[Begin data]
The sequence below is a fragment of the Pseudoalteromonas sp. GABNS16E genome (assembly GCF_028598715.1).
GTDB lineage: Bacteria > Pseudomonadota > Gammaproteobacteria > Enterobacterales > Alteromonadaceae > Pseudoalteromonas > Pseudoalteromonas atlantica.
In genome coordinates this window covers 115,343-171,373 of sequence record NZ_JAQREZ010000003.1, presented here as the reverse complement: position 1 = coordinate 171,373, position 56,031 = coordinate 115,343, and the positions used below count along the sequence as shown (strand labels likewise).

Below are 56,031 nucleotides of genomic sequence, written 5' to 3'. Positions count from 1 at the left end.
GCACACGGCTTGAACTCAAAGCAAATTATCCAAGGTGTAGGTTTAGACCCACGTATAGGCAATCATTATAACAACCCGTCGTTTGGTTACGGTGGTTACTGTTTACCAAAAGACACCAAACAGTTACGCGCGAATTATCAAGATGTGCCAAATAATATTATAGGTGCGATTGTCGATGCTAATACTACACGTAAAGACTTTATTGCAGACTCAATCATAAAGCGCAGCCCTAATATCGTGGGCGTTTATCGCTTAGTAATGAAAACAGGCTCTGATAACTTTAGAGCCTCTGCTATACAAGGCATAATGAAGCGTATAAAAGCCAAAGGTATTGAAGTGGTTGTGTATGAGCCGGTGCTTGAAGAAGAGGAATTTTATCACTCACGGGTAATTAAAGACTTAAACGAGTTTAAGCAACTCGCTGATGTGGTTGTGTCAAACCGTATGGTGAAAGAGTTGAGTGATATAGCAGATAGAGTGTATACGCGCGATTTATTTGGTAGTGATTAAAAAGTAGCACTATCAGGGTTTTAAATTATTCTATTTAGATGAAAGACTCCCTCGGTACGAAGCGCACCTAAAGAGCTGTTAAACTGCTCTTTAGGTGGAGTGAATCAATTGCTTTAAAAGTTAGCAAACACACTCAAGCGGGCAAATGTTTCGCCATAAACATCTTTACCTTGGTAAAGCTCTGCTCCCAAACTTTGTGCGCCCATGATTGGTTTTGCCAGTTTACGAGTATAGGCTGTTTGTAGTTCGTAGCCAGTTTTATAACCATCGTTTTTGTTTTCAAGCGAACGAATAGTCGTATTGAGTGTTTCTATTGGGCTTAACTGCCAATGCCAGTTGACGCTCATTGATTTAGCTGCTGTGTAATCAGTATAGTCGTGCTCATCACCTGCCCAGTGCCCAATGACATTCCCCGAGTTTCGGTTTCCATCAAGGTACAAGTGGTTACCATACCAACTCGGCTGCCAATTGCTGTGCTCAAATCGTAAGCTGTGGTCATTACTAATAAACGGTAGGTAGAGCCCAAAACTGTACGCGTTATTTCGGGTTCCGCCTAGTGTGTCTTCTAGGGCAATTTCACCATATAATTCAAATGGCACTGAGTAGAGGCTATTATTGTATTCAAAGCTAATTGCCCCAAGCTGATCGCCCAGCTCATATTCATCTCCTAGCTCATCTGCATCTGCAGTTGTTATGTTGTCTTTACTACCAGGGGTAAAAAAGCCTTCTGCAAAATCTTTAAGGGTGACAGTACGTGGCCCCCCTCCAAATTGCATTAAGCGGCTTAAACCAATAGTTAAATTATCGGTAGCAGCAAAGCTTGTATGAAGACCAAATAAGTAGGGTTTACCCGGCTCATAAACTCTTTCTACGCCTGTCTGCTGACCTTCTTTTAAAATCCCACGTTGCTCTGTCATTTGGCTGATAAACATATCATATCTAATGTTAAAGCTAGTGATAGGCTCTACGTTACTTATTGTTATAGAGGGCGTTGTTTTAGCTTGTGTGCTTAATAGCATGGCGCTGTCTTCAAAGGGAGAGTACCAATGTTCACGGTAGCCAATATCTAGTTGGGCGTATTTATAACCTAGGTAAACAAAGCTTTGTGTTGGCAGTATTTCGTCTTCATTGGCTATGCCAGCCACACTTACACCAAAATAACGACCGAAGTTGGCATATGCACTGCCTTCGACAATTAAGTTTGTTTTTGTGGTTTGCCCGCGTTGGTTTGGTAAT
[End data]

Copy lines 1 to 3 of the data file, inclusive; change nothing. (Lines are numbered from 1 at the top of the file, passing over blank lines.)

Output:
The sequence below is a fragment of the Pseudoalteromonas sp. GABNS16E genome (assembly GCF_028598715.1).
GTDB lineage: Bacteria > Pseudomonadota > Gammaproteobacteria > Enterobacterales > Alteromonadaceae > Pseudoalteromonas > Pseudoalteromonas atlantica.
In genome coordinates this window covers 115,343-171,373 of sequence record NZ_JAQREZ010000003.1, presented here as the reverse complement: position 1 = coordinate 171,373, position 56,031 = coordinate 115,343, and the positions used below count along the sequence as shown (strand labels likewise).